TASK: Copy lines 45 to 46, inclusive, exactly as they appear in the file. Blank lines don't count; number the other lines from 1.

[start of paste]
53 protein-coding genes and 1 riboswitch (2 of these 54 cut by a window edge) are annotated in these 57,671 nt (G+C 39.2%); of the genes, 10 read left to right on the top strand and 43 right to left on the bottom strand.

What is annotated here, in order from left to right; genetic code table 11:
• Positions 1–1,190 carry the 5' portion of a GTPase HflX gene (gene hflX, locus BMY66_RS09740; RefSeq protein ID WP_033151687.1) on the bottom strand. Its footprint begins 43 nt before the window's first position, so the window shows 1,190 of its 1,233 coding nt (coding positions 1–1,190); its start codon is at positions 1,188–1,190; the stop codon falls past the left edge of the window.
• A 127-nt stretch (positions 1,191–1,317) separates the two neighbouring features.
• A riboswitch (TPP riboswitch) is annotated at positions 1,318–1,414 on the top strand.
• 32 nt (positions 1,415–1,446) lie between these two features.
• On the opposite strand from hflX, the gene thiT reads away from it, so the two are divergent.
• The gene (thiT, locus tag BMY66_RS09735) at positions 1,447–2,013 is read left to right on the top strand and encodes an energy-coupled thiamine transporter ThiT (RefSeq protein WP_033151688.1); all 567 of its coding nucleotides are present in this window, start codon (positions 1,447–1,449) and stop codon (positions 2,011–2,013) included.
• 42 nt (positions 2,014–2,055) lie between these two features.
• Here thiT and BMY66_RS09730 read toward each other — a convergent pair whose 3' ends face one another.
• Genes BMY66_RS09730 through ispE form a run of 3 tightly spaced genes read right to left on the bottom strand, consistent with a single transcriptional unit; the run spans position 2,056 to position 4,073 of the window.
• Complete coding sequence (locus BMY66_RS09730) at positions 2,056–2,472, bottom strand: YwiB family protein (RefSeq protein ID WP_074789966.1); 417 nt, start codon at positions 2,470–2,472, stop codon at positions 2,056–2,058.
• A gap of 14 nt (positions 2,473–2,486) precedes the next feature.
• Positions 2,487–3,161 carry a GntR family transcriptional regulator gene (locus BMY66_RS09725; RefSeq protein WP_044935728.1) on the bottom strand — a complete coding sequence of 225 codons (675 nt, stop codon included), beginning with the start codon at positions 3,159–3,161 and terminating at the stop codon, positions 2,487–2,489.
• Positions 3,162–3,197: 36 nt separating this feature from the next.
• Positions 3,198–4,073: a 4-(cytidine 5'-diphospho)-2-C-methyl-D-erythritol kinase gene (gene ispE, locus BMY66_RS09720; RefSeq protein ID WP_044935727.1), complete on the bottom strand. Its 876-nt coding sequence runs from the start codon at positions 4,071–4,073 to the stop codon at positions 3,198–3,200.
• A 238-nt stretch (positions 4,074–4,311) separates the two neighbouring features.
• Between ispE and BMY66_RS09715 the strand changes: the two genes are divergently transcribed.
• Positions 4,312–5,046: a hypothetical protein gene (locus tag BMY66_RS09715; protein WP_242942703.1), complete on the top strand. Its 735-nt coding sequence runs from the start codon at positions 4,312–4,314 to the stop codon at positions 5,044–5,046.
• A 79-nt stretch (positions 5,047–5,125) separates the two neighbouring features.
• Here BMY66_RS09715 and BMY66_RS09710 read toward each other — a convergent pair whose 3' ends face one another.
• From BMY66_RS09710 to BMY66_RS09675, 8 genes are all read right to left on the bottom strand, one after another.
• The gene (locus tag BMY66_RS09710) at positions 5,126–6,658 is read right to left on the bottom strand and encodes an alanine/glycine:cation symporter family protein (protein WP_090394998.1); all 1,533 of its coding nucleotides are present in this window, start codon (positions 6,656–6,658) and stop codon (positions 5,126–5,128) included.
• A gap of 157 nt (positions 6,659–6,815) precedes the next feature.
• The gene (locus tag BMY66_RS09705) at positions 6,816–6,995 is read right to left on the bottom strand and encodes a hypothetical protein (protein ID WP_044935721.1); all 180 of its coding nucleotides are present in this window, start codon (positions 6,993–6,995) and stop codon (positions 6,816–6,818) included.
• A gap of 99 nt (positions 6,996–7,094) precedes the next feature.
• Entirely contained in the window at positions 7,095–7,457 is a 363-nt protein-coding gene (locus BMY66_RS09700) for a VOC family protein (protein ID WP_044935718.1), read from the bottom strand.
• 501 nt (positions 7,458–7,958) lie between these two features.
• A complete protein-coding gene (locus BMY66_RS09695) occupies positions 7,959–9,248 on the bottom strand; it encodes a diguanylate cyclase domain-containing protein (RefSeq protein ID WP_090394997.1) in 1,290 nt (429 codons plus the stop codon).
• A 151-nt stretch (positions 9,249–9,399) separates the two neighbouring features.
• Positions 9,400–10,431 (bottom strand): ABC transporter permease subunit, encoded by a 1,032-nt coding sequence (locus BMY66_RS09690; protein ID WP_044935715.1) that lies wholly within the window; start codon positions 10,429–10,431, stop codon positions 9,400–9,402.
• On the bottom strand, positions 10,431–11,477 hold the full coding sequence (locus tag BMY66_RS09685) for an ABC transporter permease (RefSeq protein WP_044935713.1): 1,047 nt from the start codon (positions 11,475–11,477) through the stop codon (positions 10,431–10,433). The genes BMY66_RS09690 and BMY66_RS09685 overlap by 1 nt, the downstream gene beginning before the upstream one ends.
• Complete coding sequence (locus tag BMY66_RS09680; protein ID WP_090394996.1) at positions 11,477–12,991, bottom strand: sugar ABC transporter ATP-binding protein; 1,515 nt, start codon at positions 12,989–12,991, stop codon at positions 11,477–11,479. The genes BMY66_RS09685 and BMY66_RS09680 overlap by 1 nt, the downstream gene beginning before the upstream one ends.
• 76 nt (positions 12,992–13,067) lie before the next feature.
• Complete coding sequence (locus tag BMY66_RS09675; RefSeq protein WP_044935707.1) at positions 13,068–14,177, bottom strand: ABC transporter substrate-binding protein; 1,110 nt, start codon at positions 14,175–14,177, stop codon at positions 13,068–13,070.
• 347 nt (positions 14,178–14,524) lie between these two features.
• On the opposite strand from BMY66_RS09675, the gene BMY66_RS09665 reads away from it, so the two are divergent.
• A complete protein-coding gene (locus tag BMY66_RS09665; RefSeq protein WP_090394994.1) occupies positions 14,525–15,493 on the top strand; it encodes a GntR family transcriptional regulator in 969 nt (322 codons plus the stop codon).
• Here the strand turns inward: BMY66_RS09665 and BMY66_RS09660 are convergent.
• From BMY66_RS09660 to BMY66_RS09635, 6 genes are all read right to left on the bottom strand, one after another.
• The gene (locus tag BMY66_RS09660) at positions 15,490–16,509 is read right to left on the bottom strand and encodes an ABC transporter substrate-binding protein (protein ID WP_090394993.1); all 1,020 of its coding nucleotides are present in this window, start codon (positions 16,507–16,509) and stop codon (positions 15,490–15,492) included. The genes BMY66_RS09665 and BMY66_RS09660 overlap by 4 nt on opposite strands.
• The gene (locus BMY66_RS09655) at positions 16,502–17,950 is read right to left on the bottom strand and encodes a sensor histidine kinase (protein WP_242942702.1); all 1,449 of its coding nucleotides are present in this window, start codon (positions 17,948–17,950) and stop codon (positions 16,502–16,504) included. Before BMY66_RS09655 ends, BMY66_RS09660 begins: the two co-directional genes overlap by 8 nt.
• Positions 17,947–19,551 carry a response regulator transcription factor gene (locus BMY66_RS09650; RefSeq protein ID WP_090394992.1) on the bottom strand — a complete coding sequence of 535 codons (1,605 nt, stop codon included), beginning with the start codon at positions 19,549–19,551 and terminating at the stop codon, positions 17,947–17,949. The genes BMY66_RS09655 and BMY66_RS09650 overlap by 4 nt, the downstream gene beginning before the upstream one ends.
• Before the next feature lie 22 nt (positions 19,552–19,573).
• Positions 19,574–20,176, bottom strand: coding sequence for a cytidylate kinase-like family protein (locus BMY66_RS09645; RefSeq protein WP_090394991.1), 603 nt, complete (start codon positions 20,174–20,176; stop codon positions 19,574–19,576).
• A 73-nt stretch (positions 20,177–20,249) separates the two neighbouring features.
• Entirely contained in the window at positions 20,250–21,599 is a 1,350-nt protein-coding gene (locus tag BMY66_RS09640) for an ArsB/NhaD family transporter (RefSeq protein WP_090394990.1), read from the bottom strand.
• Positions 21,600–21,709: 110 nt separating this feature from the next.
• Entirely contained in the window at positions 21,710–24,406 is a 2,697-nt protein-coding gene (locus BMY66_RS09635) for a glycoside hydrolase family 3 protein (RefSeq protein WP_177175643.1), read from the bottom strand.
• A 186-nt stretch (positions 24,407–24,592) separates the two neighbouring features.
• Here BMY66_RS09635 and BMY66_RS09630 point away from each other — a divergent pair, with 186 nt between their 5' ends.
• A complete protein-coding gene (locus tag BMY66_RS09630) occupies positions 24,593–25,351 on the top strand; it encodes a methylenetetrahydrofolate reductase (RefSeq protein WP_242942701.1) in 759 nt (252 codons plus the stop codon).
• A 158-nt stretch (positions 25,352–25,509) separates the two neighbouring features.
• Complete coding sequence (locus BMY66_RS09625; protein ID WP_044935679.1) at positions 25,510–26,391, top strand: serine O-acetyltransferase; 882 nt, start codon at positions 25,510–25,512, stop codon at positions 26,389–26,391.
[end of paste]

• Positions 19,574–20,176, bottom strand: coding sequence for a cytidylate kinase-like family protein (locus BMY66_RS09645; RefSeq protein WP_090394991.1), 603 nt, complete (start codon positions 20,174–20,176; stop codon positions 19,574–19,576).
• A 73-nt stretch (positions 20,177–20,249) separates the two neighbouring features.